My name is Ardis and I am an avid reader and budding writer. I want to share my love of books with others. I work with kids and am interested in finding and creating books that will ignite the reader in everyone. Contact me at: ardis.atkins@gmail.com

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Thursday, July 20, 2017

Book Review: The Stranger In The Woods by Michael Finkel


Synopsis (From Goodreads):
In 1986, a shy and intelligent twenty-year-old named Christopher Knight left his home in Massachusetts, drove to Maine, and disappeared into the forest. He would not have a conversation with another human being until nearly three decades later, when he was arrested for stealing food. Living in a tent even through brutal winters, he had survived by his wits and courage, developing ingenious ways to store edibles and water, and to avoid freezing to death. He broke into nearby cottages for food, clothing, reading material, and other provisions, taking only what he needed but terrifying a community never able to solve the mysterious burglaries. Based on extensive interviews with Knight himself, this is a vividly detailed account of his secluded life--why did he leave? what did he learn?--as well as the challenges he has faced since returning to the world. It is a gripping story of survival that asks fundamental questions about solitude, community, and what makes a good life, and a deeply moving portrait of a man who was determined to live his own way, and succeeded.

I have mixed feelings about the non-fiction book, The Stranger In The Woods, by Michael Finkel.  On the one hand, I found the idea of a person just checking out of society to be fascinating.  I think the author does a good job of describing and guiding the reader to understand why someone would choose to live in isolation.  On the other hand, I felt that the author, journalist Michael Finkel, was invading the privacy of Christopher Knight, who is the subject of this book.

What I Liked:
I thought that the writing of this book was beautiful.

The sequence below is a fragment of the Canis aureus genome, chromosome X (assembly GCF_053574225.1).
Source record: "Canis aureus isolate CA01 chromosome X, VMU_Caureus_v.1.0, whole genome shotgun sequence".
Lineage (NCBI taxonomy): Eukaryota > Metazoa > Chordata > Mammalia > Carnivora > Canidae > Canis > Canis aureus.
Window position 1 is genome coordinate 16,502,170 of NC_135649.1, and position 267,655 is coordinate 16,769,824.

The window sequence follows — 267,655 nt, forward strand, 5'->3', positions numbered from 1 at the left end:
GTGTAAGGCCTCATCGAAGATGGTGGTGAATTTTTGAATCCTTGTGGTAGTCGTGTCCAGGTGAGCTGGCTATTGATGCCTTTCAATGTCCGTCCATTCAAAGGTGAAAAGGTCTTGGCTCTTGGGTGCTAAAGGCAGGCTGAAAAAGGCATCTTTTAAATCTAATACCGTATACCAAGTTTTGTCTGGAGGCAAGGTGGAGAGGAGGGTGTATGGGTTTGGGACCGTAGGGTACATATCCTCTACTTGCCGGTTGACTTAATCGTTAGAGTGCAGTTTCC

Snow melted, flowers bloomed, insects droned, deer bred.  Years passed, or minutes.  "I lost grasp of time," Knight said.  "Years were meaningless.  I measured time by the season and moon.  The moon was the minute hand, the seasons the hour hand."  Thunder cracked, ducks flew, squirrels gathered, snow fell. 

I could really get a sense of the serene beauty and calm of the woods where Christopher Knight lived, alone.  I think this really helps the reader understand the appeal of the wilderness for Mr. Knight. 

I also thought the book was well-researched with the author getting expert opinions as to why people might choose to check out of society.  He also explored the possibility that Mr. Knight had a autistic condition such as Asperger's or a mental condition like Schizoid Personality Disorder.

What I Didn't Like:
Invasion Of Privacy:
I have a huge problem with the author not respecting Mr. Knight's privacy.  It is unclear from the book if he even really had permission to tell this story!  I am very conflicted about this.  Since Michael Finkel did such a good job of showing who this person was, I got an understanding of who Christopher Knight is.  But I can also see that this poor man would be mortified by this book.  I got this from the library, so I did buy this book myself.  But I wonder if the author is sharing any money he gleans from this book with Mr. Knight or his family.


Release Date:  March 7th, 2017

Genre:  Non-Fiction

Format:  Hardback Book

Source:  Public Library

Recommendation:   If you want to gain an understanding of why people become hermits, I would recommend this book.  But I am conflicted as to how ethical it was to be written in the first place.
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1 comment :

  1. Oh wow, I hadn't heard of this one before now but it sounds really interesting. I'm not usually a nonfiction girl but this is something that definitely could hold my attention. I couldn't even imagine living that way. I'm not sure how I would feel about the invasion of privacy thing. That would probably really bug me too. I'm a very private person so I think people should respect other's boundaries. Great review!


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MsArdychan has read 10 books toward her goal of 120 books.


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